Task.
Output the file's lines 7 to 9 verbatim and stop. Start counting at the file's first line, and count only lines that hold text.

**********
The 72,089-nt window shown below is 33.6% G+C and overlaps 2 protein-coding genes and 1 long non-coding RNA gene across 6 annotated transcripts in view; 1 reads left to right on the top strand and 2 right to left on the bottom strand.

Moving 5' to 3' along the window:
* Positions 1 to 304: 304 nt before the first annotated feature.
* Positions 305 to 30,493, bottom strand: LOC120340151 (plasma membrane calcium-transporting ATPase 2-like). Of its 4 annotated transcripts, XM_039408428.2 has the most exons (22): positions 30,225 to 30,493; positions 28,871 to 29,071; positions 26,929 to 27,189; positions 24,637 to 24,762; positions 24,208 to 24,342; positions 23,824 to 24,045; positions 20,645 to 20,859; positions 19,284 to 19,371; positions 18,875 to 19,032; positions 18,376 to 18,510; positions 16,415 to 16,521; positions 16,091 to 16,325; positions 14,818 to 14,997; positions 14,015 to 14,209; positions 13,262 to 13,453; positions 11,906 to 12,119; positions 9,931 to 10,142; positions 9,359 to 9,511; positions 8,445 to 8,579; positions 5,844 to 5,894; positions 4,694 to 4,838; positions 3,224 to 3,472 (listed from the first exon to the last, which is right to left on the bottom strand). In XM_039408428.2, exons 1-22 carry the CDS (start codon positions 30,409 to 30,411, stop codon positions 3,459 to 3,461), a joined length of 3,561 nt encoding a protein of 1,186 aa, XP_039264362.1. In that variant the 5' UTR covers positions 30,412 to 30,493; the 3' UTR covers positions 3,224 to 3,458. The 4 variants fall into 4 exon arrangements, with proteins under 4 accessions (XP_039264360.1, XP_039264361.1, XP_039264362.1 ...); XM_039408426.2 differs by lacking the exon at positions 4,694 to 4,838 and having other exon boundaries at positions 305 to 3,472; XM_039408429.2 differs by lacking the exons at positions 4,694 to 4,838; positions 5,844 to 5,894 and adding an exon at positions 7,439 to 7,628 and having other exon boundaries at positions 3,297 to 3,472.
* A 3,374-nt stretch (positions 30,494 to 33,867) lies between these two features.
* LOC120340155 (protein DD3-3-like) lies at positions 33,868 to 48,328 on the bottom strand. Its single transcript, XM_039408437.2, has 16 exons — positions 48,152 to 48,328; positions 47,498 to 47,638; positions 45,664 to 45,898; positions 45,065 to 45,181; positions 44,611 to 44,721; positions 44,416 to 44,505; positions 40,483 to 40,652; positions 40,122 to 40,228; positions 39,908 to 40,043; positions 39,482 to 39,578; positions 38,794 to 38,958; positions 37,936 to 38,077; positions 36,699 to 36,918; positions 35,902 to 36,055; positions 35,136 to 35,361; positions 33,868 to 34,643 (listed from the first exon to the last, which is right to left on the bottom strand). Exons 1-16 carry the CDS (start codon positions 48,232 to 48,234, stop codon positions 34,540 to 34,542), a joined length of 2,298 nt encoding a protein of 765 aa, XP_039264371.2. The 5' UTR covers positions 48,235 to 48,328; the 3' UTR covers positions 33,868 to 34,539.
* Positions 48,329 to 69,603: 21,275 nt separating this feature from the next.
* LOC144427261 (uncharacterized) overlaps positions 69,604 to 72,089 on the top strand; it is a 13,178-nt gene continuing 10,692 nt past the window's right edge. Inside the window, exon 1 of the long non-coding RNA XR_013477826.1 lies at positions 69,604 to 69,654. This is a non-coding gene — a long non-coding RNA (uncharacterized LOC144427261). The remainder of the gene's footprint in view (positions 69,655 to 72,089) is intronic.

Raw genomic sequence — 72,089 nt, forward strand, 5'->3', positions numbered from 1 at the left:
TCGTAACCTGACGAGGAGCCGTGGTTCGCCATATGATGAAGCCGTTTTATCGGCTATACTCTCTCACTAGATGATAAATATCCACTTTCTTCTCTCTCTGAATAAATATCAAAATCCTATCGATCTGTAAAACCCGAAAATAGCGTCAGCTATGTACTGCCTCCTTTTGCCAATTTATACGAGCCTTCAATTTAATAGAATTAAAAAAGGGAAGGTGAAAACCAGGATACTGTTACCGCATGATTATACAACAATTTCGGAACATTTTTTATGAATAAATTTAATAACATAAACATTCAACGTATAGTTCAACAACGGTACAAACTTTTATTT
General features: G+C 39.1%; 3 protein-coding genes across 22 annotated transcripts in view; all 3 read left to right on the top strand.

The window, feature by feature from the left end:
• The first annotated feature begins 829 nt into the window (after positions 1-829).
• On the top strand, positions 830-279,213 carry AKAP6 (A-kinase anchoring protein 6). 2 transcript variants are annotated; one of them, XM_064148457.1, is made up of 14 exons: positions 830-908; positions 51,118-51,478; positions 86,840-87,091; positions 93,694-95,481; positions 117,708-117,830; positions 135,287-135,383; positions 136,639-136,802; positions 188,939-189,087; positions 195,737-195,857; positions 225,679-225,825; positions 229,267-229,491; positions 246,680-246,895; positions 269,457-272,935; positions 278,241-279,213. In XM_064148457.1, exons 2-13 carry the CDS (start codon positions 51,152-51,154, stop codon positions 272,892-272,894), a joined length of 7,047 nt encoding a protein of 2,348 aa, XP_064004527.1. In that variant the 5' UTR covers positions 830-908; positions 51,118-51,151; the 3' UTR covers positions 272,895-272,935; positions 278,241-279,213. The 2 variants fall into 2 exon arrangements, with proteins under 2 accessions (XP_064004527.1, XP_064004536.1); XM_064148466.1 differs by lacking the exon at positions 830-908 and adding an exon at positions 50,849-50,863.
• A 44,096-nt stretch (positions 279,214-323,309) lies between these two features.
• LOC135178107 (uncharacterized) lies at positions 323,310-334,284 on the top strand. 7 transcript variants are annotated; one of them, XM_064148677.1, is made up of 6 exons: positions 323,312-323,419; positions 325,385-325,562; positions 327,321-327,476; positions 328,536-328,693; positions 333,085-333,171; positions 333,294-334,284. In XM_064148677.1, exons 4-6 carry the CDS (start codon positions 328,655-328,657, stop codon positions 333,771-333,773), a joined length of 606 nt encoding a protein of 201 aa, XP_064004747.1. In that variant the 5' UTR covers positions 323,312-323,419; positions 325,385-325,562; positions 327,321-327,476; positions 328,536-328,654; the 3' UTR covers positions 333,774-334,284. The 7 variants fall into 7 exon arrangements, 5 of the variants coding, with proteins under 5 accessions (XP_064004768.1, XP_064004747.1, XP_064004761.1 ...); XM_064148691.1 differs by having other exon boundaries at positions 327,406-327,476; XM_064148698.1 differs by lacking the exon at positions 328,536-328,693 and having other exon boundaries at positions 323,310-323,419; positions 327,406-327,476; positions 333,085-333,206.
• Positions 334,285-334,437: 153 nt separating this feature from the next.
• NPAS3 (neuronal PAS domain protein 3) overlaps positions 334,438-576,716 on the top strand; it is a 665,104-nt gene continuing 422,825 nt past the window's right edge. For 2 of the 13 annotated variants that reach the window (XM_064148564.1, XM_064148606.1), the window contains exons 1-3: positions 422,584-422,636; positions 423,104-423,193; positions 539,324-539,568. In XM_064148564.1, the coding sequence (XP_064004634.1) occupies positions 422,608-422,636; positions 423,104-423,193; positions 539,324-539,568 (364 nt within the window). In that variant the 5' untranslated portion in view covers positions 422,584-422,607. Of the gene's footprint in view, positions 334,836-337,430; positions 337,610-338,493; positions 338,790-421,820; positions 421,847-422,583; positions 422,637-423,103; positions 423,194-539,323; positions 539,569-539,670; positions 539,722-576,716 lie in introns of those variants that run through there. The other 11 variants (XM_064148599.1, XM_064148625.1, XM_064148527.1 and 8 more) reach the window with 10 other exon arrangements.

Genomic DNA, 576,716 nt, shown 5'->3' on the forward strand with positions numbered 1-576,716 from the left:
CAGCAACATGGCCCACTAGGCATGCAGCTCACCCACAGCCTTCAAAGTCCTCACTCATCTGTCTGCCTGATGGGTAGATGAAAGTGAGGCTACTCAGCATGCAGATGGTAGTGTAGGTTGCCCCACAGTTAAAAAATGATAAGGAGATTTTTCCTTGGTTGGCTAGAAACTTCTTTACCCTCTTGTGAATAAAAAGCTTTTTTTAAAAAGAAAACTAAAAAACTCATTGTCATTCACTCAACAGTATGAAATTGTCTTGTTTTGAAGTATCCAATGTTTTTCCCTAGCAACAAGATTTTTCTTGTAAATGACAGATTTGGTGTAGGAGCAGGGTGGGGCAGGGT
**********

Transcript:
* Positions 48,329 to 69,603: 21,275 nt separating this feature from the next.
* LOC144427261 (uncharacterized) overlaps positions 69,604 to 72,089 on the top strand; it is a 13,178-nt gene continuing 10,692 nt past the window's right edge. Inside the window, exon 1 of the long non-coding RNA XR_013477826.1 lies at positions 69,604 to 69,654. This is a non-coding gene — a long non-coding RNA (uncharacterized LOC144427261). The remainder of the gene's footprint in view (positions 69,655 to 72,089) is intronic.

Raw genomic sequence — 72,089 nt, forward strand, 5'->3', positions numbered from 1 at the left: